In Revelation 12 we read that Satan was cast out to this earth. God placed two perfect people on this earth at the time He created it, and the Creation narrative is followed by a brief record of the deception of this first man and woman, as the devil spoke through the medium of a beautiful serpent at the tree of testing. Further insight into the nature of the adversary is found in this passage. The serpent questioned Eve, "Hath God said, Ye shall not eat of every tree of the garden?" (Gen. 3:1). His very first temptation was to lead Eve to doubt the authority of her Creator.

Focus of the Great Controversy

The great controversy between good and evil has focused and will always focus on the supreme authority of God and the insinuations of the unfairness of that authority by the author of sin. The controversy will be concluded only when it has been sufficiently demonstrated in history and in the lives of Christ's followers that God is the sole Ruler of all, that His rule is absolutely fair, and that because He is love (1 John 4:8) He treats all men fairly and for their best good at all times and in all circumstances. Only then can God set up an eternal kingdom where sin will not rise again.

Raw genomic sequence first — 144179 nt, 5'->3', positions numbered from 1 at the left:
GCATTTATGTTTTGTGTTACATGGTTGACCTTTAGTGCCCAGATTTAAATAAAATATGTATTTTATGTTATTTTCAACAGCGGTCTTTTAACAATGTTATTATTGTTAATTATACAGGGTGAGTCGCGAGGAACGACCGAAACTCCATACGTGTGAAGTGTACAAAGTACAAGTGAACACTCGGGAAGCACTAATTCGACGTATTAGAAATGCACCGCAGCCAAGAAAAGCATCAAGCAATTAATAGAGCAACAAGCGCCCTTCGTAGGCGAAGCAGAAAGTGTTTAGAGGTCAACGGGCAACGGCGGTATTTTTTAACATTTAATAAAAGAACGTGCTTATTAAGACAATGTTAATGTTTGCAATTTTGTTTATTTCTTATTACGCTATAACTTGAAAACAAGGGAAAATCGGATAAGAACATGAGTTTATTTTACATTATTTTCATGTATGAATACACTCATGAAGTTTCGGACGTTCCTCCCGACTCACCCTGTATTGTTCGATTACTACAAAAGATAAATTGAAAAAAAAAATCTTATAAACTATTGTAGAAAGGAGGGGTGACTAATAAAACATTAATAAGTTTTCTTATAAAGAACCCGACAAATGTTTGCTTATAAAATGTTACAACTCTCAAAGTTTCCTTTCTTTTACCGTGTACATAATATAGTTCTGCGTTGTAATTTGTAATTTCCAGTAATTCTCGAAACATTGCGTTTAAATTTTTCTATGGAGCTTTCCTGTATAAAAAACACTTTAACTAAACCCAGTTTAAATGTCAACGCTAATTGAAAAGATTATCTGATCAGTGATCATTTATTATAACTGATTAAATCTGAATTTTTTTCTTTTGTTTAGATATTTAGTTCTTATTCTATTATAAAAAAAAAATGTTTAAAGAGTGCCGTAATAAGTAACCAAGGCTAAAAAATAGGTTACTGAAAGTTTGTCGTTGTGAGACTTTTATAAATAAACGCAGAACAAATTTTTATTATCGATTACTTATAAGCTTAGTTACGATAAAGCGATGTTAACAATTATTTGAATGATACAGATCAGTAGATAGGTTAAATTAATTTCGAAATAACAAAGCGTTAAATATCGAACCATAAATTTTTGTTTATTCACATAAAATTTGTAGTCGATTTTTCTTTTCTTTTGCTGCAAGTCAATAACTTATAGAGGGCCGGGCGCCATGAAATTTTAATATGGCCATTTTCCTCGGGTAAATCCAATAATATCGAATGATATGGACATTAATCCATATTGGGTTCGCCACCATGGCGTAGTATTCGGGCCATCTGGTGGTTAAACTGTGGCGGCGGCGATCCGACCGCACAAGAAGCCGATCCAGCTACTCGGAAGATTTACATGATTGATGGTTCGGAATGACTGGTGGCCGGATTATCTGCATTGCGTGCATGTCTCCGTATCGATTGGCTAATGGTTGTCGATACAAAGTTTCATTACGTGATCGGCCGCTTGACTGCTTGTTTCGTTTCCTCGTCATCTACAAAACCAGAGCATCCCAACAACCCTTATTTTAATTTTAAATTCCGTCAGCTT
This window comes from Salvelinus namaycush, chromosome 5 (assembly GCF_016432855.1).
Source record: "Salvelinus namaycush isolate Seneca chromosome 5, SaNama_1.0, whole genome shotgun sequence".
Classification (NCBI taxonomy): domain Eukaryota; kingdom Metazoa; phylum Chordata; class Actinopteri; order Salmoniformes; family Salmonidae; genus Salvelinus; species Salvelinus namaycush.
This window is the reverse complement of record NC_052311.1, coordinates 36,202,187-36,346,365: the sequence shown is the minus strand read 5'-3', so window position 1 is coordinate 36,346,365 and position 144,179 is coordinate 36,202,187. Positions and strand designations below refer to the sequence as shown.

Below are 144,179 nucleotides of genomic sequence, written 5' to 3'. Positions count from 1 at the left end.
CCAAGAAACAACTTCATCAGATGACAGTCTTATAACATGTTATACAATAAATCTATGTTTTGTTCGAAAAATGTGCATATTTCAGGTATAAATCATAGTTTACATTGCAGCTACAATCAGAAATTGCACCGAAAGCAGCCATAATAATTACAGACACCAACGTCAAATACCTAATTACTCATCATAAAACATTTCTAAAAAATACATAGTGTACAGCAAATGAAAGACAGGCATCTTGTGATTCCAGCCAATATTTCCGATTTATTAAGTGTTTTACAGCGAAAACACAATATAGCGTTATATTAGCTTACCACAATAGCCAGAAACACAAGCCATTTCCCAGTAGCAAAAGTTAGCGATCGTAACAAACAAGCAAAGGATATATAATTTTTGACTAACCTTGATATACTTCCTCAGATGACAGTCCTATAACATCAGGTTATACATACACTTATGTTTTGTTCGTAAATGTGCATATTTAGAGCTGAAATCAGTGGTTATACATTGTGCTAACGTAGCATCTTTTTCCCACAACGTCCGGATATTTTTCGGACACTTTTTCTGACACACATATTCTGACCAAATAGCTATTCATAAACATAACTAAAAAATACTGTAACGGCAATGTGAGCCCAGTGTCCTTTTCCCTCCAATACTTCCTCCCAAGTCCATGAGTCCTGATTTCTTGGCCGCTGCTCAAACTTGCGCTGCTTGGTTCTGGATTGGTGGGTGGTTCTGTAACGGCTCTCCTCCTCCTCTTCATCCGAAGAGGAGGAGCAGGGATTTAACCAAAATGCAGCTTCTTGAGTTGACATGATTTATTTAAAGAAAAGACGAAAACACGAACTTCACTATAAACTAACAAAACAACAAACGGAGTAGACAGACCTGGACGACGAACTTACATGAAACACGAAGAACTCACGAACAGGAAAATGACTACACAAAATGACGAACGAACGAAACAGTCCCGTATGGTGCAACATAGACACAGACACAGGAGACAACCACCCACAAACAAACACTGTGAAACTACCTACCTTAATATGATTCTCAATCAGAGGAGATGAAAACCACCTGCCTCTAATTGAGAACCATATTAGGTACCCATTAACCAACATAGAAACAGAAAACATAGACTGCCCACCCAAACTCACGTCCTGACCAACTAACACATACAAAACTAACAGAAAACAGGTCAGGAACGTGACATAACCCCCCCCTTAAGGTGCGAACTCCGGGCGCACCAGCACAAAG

We can only speculate as to what degree man was made physically and men tally like his Maker. Undoubtedly he was superior to later generations in these respects. The important aspect of man's created likeness to God is that he was holy, righteous, and pure as God is pure. The crucial point is that he could love perfectly, first his Creator, then his partner, then all of creation.

The record of the Fall in Genesis 3 details the impairment of ability to love. When Eve believed the voice speaking through that serpent and disobeyed the clear command of God, she instantly suffered a fractured love relationship with her Creator. Love and obedience are inseparable.

Next she led her husband to share in that disobedience. In just a few moments of time she demonstrated that when one ceases to enjoy an undivided love relationship with God, there comes a confusion in the love relationships that must exist with people. Herein is the disease of sin. And without divine help, this disease is incurable.